Coronavirus is surging around the country just as many school districts are trying to finalize what classes will look like for 56 million students in the new academic year.
A month ago, many states were opening up. Now they’re pausing or even rolling back. The uncertainty of how and where the virus will move is forcing schools to make multiple plans so they can stay flexible just a few weeks before the start of the 2020-21 year.
Arizona Gov. Doug Ducey has pushed its start date for in-person schools back to August 17 as it emerges as one of the current hotspots, but that doesn’t solve things for the state’s Superintendent of Public Instruction, Kathy Hoffman.
“What Arizona’s numbers will look like by August 17th remains unclear,” Hoffman tweeted. “But one thing is for certain: if efforts are not taken across the entire state to curb the spread of this virus, our schools will only continue to face complications in re-opening their facilities.”
In California, State Superintendent Tony Thurmond is also watching the spikes as he makes plans for his 6.2 million students and 360,000 teachers. “We’ll be ready for either scenario: in-person or staying in distance learning,” he told CNN.
That kind of flexibility is supported by experts including Dr. Anthony Fauci, director of the National Institute for Allergy and Infectious Diseases, who on Tuesday called for states to not rush through reopening protocols.
“It really will depend on the dynamics of the outbreak in the particular location where the school is,” he told Sen. Lamar Alexander when asked what his advice to school superintendents would be. He said the goal was always to have in-person education, but there had to be options.
“Always make the goal that it is very important to get the children back to school for the unintended negative consequences that occur when we keep them out of school,” he said.
The American Academy of Pediatrics said this week that many children were already suffering because of school closures.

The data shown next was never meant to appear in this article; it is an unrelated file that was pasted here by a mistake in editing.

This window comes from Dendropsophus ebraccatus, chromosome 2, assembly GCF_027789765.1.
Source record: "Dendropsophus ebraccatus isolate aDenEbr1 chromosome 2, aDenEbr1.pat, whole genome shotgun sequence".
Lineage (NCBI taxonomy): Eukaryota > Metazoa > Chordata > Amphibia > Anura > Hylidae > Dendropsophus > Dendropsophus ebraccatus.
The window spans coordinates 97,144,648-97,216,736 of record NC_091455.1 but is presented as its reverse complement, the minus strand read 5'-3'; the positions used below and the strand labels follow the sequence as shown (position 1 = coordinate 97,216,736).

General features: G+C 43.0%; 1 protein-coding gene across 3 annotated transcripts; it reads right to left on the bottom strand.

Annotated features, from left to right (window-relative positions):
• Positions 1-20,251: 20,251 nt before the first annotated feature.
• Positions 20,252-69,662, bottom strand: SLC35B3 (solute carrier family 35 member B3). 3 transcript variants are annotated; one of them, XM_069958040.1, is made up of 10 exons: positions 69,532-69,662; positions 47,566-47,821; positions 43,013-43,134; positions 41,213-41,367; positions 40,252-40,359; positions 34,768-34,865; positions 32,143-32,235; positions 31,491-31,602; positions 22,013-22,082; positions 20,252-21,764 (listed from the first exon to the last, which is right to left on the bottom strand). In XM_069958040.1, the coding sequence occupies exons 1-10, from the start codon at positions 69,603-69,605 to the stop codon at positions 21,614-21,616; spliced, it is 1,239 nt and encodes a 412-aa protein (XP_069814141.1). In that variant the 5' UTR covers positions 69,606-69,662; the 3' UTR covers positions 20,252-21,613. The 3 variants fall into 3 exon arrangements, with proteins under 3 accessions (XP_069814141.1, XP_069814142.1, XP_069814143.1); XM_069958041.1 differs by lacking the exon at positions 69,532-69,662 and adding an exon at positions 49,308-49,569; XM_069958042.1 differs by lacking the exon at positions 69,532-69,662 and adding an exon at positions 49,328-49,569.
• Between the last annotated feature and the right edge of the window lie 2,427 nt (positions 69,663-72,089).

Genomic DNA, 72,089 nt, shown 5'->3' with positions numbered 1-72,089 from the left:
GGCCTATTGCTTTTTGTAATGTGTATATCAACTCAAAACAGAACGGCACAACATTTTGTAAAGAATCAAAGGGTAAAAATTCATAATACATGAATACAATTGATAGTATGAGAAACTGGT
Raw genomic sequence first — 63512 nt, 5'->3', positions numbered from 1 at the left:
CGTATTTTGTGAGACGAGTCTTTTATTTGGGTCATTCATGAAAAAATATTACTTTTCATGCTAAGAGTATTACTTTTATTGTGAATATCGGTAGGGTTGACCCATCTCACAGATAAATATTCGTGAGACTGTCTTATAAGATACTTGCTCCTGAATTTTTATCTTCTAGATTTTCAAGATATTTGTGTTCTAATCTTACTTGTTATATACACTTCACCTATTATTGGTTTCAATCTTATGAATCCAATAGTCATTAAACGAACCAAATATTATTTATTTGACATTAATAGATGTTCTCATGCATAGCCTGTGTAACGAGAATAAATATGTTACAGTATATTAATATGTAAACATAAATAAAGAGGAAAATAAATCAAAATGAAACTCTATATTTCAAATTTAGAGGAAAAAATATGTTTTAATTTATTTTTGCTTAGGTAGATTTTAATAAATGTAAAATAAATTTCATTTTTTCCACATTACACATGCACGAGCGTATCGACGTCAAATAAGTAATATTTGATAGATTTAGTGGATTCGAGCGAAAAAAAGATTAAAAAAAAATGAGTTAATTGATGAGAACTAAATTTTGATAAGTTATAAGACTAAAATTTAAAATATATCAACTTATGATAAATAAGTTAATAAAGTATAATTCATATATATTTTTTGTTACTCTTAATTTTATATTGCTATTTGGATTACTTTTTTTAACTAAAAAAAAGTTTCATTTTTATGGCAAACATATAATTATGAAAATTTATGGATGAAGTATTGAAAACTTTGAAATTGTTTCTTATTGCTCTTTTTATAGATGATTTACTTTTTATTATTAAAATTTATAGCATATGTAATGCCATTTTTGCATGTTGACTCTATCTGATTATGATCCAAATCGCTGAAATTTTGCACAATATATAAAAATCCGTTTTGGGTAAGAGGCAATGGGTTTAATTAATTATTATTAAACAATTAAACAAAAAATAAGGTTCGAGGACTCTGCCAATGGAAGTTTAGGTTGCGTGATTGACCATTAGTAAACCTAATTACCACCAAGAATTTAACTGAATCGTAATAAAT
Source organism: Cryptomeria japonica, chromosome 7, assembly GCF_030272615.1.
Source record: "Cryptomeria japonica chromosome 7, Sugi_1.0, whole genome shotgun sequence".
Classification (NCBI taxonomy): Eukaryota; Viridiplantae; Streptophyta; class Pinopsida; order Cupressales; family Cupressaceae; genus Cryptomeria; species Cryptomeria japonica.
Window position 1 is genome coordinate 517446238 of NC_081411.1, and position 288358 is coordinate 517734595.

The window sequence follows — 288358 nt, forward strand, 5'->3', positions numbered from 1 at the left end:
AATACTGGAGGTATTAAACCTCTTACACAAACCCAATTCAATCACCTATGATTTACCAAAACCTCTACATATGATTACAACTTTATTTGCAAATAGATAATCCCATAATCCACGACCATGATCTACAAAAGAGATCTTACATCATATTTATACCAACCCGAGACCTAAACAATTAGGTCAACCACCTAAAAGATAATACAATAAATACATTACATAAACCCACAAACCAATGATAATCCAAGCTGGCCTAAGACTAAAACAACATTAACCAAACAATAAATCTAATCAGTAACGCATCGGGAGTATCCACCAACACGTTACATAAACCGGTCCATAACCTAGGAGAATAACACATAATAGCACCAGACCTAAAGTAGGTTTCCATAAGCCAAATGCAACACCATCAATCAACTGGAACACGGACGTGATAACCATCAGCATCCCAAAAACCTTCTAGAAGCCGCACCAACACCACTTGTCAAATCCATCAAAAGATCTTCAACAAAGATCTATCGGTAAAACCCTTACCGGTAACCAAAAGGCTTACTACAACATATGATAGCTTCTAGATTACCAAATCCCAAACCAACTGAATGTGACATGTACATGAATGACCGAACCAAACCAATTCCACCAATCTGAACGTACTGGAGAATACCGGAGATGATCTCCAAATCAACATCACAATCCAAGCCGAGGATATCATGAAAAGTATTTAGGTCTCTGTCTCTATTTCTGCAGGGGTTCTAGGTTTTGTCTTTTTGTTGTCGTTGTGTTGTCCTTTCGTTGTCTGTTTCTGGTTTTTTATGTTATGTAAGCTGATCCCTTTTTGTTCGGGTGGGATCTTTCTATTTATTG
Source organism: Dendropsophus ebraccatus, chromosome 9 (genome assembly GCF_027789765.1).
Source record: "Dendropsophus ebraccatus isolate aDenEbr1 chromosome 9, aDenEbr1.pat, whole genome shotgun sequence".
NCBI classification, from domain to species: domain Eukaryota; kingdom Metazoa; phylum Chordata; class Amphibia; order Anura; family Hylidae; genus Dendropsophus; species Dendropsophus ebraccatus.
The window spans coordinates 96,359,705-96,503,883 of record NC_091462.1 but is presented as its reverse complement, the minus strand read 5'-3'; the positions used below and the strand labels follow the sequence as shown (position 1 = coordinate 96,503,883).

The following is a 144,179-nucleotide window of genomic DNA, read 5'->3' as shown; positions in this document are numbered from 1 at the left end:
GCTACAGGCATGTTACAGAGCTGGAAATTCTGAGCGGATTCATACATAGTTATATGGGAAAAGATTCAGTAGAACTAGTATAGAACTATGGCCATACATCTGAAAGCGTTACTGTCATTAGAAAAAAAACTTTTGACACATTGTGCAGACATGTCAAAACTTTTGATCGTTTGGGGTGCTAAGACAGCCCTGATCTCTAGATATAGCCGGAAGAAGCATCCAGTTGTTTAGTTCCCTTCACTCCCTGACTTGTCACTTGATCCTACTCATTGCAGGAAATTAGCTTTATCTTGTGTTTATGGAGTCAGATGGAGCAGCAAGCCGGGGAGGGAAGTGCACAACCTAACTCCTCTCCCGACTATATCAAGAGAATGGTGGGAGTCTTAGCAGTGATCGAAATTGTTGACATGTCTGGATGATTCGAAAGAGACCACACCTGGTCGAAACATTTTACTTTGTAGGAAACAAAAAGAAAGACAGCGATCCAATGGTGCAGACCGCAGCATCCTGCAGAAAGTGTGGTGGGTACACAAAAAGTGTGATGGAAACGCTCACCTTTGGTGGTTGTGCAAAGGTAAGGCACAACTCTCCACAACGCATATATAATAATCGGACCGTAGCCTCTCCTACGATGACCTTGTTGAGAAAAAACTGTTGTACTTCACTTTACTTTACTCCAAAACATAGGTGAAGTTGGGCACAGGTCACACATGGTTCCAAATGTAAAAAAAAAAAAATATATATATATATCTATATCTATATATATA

“Lengthy time away from school and associated interruption of supportive services often results in social isolation, making it difficult for schools to identify and address important learning deficits as well as child and adolescent physical or sexual abuse, substance use, depression, and suicidal ideation,” the group said.
It added that schools were probably not greatly amplifying the spread of Covid-19 and that children are less likely than adults to become extremely ill.
But Randi Weingarten, president of the American Federation of Teachers, said the health of staff in schools had to be considered too. She said schools in areas with outbreaks would have to change their plans to reopen.
“And if they don’t change their plans, we will take aggressive action to try and make them change their plans, because the health and safety of our students and staff are paramount. And people have a legal right and a moral right to those kinds of protections.”
Pressure to reopen schools is not just about education — it has an impact on the broader economy by freeing up parents to return to work.
“There’s no reopening the economy if kids are not in school,” said Joseph Allen, assistant professor at the Harvard T.H. Chan School of Public Health, and the lead author of a new report on risk reduction strategies for reopening schools. “And if that means deprioritizing other aspects of the economy, for example bars or restaurants, that may be what certain regions have to do.”
He agreed that schools trying to open would likely need the flexibility of modified schedules along with some distance learning and protocols for cleaning, distancing and wearing masks.
But that lengthy menu of options is posing challenges for some who are trying to create policy at a statewide level.
Alabama State Superintendent of Education Eric Mackey said there were widely varying ideas of how schools should look, even from community to community.
“One jurisdiction it is under 5% and another jurisdiction it is about 80% or more of parents saying they intend to keep their children home,” he told CNN. “So you can see how it’s so difficult to do a statewide plan.”
Daniel Domenech, executive director of the American Association of School Administrators, was a school superintendent for 27 years and knows how much staff, parents and children just want answers.
“There’s the pressure from the community and the staff for the plans to be released,” he said. “But releasing plans at this point with so many unknowns is what makes it such a difficult process.”